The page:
Venezuela President Nicolas Maduro said on Monday he will legally challenge the sanctions announced by the United States against Venezuelan state oil assets, on the same day the head of National Assembly Juan Guaido, who wants Maduro to step down, said he is naming new boards for PDVSA and Citgo. File Photo by Venezuelan government/EPA EFE
Jan. 29 (UPI) -- Venezuela's President of the National Assembly, Juan Guaido, who last week swore in as interim president in defiance of Venezuelan President Nicolas Maduro, will name new directors for the boards at state oil company PDVSA and its United States subsidiary Citgo.
The Venezuelan interim government is working alongside the National Assembly to "guarantee the biggest transparency and control" and it will now "start the process to name the boards of directors of PDVSA and Citgo to allow the recovery of our industry that is going now through a dark moment," said Guaido.
To those that "today work with these companies abroad, I want you to known, just like I have guaranteed respect to those working in consulates and embassies, I extend an invitation today to continue working to relaunch" the companies, he added in a statement.
Guaido, already recognized as the legitimate Venezuelan leader by countries including the United States, Canada, Israel and several Latin American nations, said the decision is part of "taking progressive and orderly control of the assets of our Republic abroad" to "speed up the political transition."
"We've previously denounced the international corruption of PDVSA and how it was turned into a network to finance corruption," he added.
Guaido's statement was published just after the United States announced sanctions against PDVSA, adding also that the company "has long been a vehicle for embezzlement." The sanctions aim to move control of the country's oil revenue from Maduro to Guaido.
The official website of the Venezuela government led by Maduro, who is recognized as president by nations including Russia and Mexico, put out a press release Monday saying Maduro will within the next hours take "legal, operative, technical and commercial" actions in response to the United States.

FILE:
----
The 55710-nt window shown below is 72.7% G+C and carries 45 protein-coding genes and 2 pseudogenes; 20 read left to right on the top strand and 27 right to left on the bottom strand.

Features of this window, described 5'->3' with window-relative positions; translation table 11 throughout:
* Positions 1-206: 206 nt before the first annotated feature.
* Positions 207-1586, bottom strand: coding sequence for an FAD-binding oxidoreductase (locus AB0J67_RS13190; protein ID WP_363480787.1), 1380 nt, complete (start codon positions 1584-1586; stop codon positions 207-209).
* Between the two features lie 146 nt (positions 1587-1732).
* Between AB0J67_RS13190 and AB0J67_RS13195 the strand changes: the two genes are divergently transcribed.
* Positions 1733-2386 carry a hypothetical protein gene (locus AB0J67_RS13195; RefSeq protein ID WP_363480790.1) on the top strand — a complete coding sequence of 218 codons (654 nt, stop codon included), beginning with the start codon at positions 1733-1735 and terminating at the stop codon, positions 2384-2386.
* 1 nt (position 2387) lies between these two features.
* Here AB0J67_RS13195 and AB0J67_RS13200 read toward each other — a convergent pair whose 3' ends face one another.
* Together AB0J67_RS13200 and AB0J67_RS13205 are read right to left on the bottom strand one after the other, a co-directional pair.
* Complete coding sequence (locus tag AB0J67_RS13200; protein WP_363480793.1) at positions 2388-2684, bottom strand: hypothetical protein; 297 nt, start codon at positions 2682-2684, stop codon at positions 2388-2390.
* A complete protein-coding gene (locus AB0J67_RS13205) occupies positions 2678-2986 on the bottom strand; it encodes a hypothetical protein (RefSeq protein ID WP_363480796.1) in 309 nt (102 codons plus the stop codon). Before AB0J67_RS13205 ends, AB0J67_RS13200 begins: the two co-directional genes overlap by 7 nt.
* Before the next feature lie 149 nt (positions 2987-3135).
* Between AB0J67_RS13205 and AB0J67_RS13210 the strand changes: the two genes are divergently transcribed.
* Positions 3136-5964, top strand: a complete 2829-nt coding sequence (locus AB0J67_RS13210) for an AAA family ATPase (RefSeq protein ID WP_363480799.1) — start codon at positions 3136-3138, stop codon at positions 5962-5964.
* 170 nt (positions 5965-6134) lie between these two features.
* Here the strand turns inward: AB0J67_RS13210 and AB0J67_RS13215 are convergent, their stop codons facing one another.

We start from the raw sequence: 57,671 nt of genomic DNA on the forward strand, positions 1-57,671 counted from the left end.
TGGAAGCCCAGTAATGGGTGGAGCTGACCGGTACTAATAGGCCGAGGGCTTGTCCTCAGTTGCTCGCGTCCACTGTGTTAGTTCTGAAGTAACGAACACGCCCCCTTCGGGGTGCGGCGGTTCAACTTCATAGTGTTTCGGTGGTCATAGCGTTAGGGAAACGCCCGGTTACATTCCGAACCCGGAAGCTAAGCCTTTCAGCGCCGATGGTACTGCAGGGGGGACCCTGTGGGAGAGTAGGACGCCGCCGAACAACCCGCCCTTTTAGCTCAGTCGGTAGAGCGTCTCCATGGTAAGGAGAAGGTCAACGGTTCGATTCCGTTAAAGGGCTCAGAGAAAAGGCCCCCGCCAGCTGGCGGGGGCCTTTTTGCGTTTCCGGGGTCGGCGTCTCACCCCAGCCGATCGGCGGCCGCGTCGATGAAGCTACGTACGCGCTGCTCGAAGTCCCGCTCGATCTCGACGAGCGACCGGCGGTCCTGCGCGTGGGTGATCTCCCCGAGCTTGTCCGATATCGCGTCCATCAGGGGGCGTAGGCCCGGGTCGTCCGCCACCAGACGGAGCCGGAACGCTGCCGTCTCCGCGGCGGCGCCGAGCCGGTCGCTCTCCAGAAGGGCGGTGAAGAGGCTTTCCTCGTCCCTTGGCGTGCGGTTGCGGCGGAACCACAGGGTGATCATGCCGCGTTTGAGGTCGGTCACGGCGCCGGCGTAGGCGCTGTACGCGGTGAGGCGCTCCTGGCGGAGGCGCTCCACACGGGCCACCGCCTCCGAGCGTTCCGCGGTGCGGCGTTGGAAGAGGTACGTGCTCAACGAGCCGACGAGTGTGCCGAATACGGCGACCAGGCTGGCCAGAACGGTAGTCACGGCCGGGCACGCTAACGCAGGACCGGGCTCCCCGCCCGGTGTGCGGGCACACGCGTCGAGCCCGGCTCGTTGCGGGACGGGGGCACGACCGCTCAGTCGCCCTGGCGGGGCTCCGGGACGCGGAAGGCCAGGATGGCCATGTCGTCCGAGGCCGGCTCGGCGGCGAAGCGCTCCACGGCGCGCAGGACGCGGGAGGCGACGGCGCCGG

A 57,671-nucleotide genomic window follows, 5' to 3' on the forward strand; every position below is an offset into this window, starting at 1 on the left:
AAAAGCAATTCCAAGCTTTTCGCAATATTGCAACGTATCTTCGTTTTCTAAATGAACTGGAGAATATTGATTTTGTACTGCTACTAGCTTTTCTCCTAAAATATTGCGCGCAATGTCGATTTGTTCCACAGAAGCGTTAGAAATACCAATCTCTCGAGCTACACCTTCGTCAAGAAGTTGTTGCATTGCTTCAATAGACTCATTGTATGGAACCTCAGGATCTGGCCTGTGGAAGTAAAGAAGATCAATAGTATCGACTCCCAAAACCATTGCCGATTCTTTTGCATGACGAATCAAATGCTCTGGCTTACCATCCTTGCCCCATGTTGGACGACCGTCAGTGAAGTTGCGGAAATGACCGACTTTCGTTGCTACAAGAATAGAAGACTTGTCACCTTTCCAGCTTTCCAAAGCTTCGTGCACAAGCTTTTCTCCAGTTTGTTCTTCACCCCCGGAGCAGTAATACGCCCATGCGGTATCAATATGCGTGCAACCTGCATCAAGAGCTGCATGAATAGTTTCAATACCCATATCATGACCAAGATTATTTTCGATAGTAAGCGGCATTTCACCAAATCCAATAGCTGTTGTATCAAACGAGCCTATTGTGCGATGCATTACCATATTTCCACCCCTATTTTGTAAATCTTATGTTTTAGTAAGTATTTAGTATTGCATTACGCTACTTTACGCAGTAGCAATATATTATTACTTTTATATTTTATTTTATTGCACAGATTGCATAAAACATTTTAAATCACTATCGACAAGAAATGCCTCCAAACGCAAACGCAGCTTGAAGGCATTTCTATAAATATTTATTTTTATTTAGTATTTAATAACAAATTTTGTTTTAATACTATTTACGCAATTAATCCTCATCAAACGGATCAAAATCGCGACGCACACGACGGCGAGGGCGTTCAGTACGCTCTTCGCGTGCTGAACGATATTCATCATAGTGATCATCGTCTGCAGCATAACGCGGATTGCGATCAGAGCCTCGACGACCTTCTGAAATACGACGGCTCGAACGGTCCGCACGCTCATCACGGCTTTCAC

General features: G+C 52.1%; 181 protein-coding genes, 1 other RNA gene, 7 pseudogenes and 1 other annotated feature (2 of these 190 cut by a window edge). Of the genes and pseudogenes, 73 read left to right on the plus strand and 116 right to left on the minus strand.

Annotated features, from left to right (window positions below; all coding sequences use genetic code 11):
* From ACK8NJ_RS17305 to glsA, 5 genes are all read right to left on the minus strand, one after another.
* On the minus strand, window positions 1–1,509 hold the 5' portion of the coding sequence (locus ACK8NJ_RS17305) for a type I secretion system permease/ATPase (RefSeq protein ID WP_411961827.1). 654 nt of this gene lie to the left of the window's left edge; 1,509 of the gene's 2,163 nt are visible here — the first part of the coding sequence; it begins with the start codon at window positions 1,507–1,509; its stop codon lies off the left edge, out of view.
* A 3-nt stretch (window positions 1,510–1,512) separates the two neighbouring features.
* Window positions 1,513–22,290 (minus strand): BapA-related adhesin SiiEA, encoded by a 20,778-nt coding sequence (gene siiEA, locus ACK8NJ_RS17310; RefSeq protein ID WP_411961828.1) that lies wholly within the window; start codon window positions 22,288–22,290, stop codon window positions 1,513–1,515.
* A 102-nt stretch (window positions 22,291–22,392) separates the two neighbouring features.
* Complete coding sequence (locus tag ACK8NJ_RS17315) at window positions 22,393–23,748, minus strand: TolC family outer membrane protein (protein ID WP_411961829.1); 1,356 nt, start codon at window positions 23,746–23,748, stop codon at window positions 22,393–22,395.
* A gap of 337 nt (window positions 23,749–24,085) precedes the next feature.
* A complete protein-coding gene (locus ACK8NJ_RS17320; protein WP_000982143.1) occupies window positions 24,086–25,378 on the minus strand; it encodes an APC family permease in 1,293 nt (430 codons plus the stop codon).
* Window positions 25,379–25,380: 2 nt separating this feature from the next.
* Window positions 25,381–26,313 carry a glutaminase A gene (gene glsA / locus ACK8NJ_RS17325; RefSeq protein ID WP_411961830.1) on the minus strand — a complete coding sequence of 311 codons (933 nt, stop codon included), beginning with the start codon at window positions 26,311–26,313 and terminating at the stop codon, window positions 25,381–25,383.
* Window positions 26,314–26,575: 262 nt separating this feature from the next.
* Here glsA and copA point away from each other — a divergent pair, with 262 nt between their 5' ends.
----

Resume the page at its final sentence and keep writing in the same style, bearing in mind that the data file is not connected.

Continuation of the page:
"The want to steal Citgo from us. I have given instructions to start political and legal actions before the world and U.S. courts to defend the property and wealth of Citgo," Maduro said.
Citgo is a United States oil downstream company with roots going back to 1910. Venezuela's PDVSA bought a 50 percent stake in Citgo in 1986. Then in 1990 PDVSA bought the entire company as part of a move to have a fuel refining and retail operations in the United States.
Venezuelan state oil PDVSA is suffering from declining output that has resulted from mismanagement. Production in December was 1.15 million barrels per day, down from 1.9 million barrels per day in 2017 due to lack of payments to suppliers and unqualified management and personnel.
Venezuelan officials associated with the government of Maduro have been sentenced for corruption that allowed them to purchase real estate and other assets outside Venezuela.
On November 27 the former Venezuelan treasurer Alejandro Andrade was sentenced to a decade in prison for laundering $1 billion in bribe money.
Earlier this month the United States sanctioned several Venezuelan individuals close to Maduro's government over corruption.
Guaido has said he is working under Venezuelan laws to re-establish democracy in the government. His main obstacle is the country's top military, which supports Maduro.
Several countries and organizations have asked Maduro to call new elections, because his reelection in May of last year was in a vote with a historic low turnout where nearly all the opposition did not participate, claiming it was not a fair process.
Venezuela is mired in a political and economic crisis that has pushed some three million people out of the country in recent years.